• 2001 Circle rate or FMV

Hello Sir/Mam

My Late father bought the land in 1986, my mother, sister, and I are equal co-owners, we are selling the land to a known person for less than the current guidance value and we learned the Capital gain tax will be calculated considering the sale amount as current circle/guidance value even though we are selling it less than guidance value.

 since the property was bought in 1986 for indexation purposes I need the 2001 circle rate but in the sub-registrar office there is no notification for estimation of property value for 2001, I asked why they said there was no notification published that year but there is notification published in the year 1999 and 2002 

 now I have a few questions

1) can I take the average of 1999 and 2002 circle rates for indexation purposes? will the income tax dept accept this average as FMV of 2001?

2) for example assume 10 lakhs is today's circle rate and sale consideration is 5 lakhs and the property was bought in 1986 for 10000 rupees, taxable capital gain after indexation is 7 lakh.

 now I want to know can i add 2 lakhs from my savings to the 5 lakhs I got from selling the property so that i can put full taxable capital gains in bonds to avoid capital gain tax?
Asked 1 month ago in Capital Gains Tax

1) circle rate as on 01.04.2001. FMV as on 01.04.2001 can not exceed circle rate. You may contact government approved valuer for exact circle rate as on 01.04.2001. 

2) Full value of consideration would be Rs.10 lacs and capital gain would be Rs.9,68,300. ICOA would be Rs.31,700 (10000/100*317)

3) To save taxes, you have to invest capital gain into bonds within 6 months from the date of transfer of land.

Vivek Kumar Arora
CA, Delhi
4222 Answers
399 Consultations

5.0 on 5.0

1) I think the notification in 2002 was to revise the rates notified in 1999. If that is so, the notification issued in 1999 holds good for determining the fair market value of the property as on 1st April 2001 and there is no need to take average of the rates issued in 1999 and 2002.

2) The fair market value as on 1st April 2001 has to be determined and not the value in 1986 The indexed cost of acquisition of the property, if sold in the current financial year, will be 3.17 times the fair market value as on 1st April 2001. 

As the circle rate is Rs 10 lakhs but the actual sale consideration is Rs 5 Lakhs, the sale consideration will be deemed to be Rs. 10 Lakhs only. . 

The difference between the deemed sale consideration, i.e.,Rs 10 L and the indexed cost of acquisition will be the long term capital gains.

3) It is sufficient to invest only the capital gains amount in the capital gains bonds. Its not necessary to invest entire sale proceeds. Further, the long term capital gains as determined by taking the deemed sale consideration is less than the sale price, he can invest that amount only. In the example given by you, the deemed sale consideration is Rs 10 Lakhs, while the actual sale consideration is only Rs 5 Lakhs. However, if the long term capital gains is, say, Rs 7 lakhs, there is no need to invest Rs 7 laksh in capital gains bonds. Its sufficient if the investment is made only to the extent of actual sale consideration, i.e., Rs 5 Lakhs, as you cannot invest what you have not received.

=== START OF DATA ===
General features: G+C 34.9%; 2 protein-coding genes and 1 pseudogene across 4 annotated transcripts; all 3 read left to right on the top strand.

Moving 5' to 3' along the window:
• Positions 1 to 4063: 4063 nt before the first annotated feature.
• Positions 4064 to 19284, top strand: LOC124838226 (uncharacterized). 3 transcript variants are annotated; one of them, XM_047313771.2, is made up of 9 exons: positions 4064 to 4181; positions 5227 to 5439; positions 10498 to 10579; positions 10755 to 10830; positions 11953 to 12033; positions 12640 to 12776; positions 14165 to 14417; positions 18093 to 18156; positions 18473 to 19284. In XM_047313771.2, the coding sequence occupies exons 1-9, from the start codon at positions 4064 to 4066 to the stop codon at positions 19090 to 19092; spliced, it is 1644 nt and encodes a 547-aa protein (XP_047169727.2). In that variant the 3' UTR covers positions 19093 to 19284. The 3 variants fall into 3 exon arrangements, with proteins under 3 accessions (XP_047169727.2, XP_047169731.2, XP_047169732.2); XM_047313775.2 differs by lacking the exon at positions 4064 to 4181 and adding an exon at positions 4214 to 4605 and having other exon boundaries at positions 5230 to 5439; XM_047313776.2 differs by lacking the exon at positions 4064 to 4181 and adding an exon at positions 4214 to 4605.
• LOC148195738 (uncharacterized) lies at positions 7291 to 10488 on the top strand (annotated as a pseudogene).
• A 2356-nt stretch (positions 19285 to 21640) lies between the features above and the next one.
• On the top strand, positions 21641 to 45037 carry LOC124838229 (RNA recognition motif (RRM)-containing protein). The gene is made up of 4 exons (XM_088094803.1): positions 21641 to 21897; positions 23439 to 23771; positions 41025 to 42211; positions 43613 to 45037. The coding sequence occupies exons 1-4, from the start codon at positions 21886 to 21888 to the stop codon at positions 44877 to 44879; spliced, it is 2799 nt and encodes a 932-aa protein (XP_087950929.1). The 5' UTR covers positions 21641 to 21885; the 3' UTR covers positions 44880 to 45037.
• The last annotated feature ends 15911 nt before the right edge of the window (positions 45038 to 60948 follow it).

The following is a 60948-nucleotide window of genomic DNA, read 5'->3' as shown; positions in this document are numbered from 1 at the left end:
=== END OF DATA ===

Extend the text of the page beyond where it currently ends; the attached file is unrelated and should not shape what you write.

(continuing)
B Vijaya Kumar
CA, Hyderabad
942 Answers
97 Consultations

5.0 on 5.0

Hi

 

1. You should adopt Circle rate for 1999. Since no notification was issued for 2001, it will be presumed that the earlier rate would continue.

 

2. Yes, you can purchase 54ec bonds from any other funds. Capital gain exemption would be available.

Lakshita Bhandari
CA, Mumbai
5557 Answers
649 Consultations

5.0 on 5.0

1. It will be taxable equally for all three of you.

 

2. Taxes would be calculated for each one of you separately. Your respective share of capital gain will be added to your income.

 

3. LTCG will be taxable. However, reinvestment for exemption purpose can be done from own funds.

Lakshita Bhandari
CA, Mumbai
5557 Answers
649 Consultations

5.0 on 5.0

1) You, your mother and sister are legal heirs and share in property would be equal (i.e. 1/3).  Unless any one of you relinquish share in favour of other legal heir, capital gain would be calculated separately in the hands of each legal heir. Obtain legal heir certificate from the local authority and probate order from the court.

 

2) basic exemption limit is Rs.2,50,000. If your mother is a senior citizen, basic exemption limit is Rs.3,00,000. If exemption limit does not set off fully with income other than LTCG then shortfall will be adjusted against LTCG and remaining LTCG is chargeable to tax at special rate of 20.8%.